“I studied Augustine, Aquinas and Luther on church-state issues. I studied some in Australia. Here’s the $40,000 conclusion to my sabbatical—ruin a church by having the government help and ruin a city by having the church run it. Calvin had some success, but Constantine is another matter.”

“We want to transform Los Angeles, to bring the political, moral and spiritual institutions together.” For Los Angeles, the conclusion from Mark’s sabbatical was that “I am such an evangelical in the Presbyterian Church USA and we fight the wrong hills in social transformation. We need to just work together. We need more small groups with others, such as the dominant Korean and African-American churches. We need worship field trips—shut down worship and go somewhere else for a Sunday!”

Another passion of Mark’s is the arts, and this was rejuvenated in the sabbatical. “We need to reclaim the arts for Christ. Here at Bel Air we have a ‘Designated Pastor to the Entertainment Industry. We need to take it to the next level.”

“I am more excited to be here now because of the mission—and that was a surprise from the sabbatical. Pastors need to go away to get away and being away I could contextualize the mission of Bel Air. That’s why I studied in Australia and Europe. Australia has some of the lowest church attendance of 3-4% of the population and Europe is 4-5%.” Mark gained perspective on Los Angeles and culture in the United States by being able to reflect on it from a distance.

“In coming back, I also re-contextualized the staff. I saw the people to retain. And, I became more resolved in the others who need to transition. I had ‘away eyes’ when I came back. It was luxury of being objective when I came back. I could say, ‘now I see.’ In coming back, you look at your team very differently. The good and the bad was intensified.”

Communication

Mark stayed in touch with the church in a variety of ways. “I did an email epistle to the staff every third week to let them know what I was doing. I talked on the phone probably only three times to Roger.”

While some in sabbaticals don’t look at any email, Mark found a different style worked for him. “I looked at emails once a week at most. More than that and I couldn’t disengage.”

Mark and Roger questioned how much contact to have during the sabbatical and the form of contact. Should they have a regular teleconference? Should Mark send video messages back to the congregation, like a “man on the street” report about the sabbatical? The decision was to not employ ultra high-tech solutions, but to send an email every third week.

A mistake for Mark was keeping the same cell phone number. “Some people called me every third or fourth day. It was the needy who called or sometimes the very neurotic. They called me while I was overseas. The people that I had in pastoral counseling called me and I should have gotten a different cell number. Some elders contacted me. But, no one was tattling on Mike Hooper or Roger. There were no end runs while I was gone.”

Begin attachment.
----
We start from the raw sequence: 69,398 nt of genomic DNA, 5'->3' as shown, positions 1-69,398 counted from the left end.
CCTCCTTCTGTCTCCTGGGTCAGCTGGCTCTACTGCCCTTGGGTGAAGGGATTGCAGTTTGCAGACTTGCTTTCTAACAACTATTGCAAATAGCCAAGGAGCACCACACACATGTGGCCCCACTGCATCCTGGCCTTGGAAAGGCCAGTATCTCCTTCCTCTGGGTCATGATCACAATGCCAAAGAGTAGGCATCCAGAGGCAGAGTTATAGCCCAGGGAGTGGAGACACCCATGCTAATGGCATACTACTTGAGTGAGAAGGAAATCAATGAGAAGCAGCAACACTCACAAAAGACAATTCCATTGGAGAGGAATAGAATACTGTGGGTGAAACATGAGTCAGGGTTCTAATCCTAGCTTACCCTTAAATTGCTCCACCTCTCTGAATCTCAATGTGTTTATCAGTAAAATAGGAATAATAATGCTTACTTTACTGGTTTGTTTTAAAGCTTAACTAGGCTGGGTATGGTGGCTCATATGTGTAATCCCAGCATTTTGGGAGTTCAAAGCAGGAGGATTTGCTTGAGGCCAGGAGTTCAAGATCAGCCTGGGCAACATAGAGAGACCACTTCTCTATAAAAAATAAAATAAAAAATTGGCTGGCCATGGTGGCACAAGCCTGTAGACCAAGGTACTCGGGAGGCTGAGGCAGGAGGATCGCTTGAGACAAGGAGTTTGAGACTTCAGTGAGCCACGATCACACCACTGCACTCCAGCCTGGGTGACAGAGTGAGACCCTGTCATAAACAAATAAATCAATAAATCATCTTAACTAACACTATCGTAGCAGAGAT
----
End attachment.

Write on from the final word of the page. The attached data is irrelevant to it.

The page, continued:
Timing

The timing for the sabbatical was deliberate. The church’s Executive Administrator, Mike Hooper was going to retire in the summer of 2007. Mike was over facilities and finance, while Roger, as Executive Pastor, was over Ministries.

The challenge of the timing was that the discipleship building was in mid-construction. While Mark was on sabbatical, the church staff moved into new offices in March 2007. Construction on the Discipleship Center and Christian Education buildings was completed in June and the site was dedicated in September 2007.

Mark went into the sabbatical, “scratching my head. Why am I going on sabbatical in the vital seasons from October to early March?” These were important times for Bel Air with stewardship, advent and pre-Easter.

Empowerment and Delegating

As a symbol of empowerment, Mark told several people “I hope that you are here when I get back.” The clear implication was that it was possible for staff to be terminated while he was away. Mark empowered Roger and Mike with enormous power in his absence.

“This was a great opportunity to test leadership, to not steer the plane into the hill. It helped clarify the roles too, differentiate from Mike’s and Roger’s roles.” Mike was in charge of building, grounds and finances—Roger’s role was ministry. A key to Mark’s sabbatical was his empowerment of Roger. “I trust Roger and had a great Executive Administrator in Mike.” When asked what he delegated, Mark replied “Everything! Jim Collins in Built to Last said that one of the big determents of an ongoing organization is a strong voice at the top that doesn’t delegate. I felt loved by the church and it has doubled since I have been here, but this is Christ’s church. This is a huge relief to a Senior Pastor. It is the Lord’s church. So go!”

Bel Air was in the middle of a building project when Mark went on sabbatical and it was delegated to Roger to work with the architects. For most Executive Pastors this would be a chore, but Roger was an architect before entering the ministry. Mike Hooper helped as well, “and we had an architect on staff, so it worked well—most decisions were done before Mark left, so it was good.” There were challenges with the building project. “We rushed to move into our new offices before Easter. Mark had just come back but his office wasn’t done. For three months his office was being worked on.”